Conversations

The second ingredient is having timely, productive, and caring conversations.  Trust me, I know having these hard conversations isn’t enjoyable.  If you haven’t read the book “Crucial Conversations”, I would suggest that as a must read for anyone who is a preceptor (or even if you aren’t).8  This book helps prepare individuals for having tough conversations when the stakes and emotions are high.  There is an art to having these conversations and it begins with trying to understand the other person, making the conversation safe, sharing what you are observing, and establishing mutual goals moving forward.  There are many dangerous things we can do without having these conversations such as making up our own story about why the student is performing poorly, or assuming the student will change behavior as the rotation advances, or giving up too early on improving the behavior.  There are also many dangerous things we can do if we have these conversations poorly.  Knowing ourselves and how we handle conflict is the backbone of these conversations; focusing on wanting to see the student succeed is the heart of it.  Communication is key!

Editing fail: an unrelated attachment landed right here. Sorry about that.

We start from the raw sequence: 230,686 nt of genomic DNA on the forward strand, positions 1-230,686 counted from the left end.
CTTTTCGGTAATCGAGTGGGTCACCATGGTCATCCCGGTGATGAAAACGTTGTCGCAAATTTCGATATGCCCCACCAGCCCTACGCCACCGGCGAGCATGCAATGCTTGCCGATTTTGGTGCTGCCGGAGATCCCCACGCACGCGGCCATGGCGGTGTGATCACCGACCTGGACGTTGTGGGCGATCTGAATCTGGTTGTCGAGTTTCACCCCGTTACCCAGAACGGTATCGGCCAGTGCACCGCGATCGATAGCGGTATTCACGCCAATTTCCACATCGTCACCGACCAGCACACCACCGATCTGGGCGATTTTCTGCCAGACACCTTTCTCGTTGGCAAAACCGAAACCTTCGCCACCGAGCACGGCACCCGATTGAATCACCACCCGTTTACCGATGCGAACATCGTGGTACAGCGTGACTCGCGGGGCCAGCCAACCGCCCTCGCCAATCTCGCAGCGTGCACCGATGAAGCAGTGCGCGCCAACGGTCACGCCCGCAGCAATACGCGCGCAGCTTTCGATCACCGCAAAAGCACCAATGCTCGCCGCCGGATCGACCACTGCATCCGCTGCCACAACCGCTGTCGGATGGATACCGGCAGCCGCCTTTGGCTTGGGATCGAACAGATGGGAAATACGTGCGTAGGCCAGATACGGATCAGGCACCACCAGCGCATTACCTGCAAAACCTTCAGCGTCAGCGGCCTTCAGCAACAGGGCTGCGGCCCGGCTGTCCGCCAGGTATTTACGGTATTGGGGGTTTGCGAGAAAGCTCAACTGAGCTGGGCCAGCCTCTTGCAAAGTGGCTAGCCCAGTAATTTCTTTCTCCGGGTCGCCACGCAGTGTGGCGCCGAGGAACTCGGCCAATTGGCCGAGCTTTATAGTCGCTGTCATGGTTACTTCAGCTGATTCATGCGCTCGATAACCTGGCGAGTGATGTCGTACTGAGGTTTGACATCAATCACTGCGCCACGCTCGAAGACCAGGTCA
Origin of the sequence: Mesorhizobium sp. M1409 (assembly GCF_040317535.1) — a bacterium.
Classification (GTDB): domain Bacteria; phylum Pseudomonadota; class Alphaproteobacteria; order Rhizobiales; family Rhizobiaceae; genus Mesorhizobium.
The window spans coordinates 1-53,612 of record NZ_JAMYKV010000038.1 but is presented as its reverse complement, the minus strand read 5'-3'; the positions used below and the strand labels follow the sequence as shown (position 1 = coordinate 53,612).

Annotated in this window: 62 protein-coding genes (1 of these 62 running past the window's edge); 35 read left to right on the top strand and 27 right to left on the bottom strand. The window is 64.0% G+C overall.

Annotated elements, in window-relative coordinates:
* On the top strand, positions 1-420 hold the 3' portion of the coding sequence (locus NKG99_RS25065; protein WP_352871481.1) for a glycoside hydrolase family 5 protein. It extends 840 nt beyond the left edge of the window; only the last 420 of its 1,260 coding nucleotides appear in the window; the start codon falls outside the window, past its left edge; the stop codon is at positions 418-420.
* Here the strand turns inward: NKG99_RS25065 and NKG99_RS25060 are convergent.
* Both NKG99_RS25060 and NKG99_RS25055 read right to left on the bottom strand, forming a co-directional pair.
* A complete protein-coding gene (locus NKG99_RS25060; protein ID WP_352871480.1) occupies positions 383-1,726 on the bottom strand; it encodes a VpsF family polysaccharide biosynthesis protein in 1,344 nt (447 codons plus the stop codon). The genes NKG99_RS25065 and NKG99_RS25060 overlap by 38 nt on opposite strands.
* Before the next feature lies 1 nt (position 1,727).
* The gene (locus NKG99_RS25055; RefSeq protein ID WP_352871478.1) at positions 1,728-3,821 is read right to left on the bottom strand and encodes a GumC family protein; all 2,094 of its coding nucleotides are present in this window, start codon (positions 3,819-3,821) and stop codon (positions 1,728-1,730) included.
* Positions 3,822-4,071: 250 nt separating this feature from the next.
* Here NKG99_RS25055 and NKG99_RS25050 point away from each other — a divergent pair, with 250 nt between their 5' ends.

Referral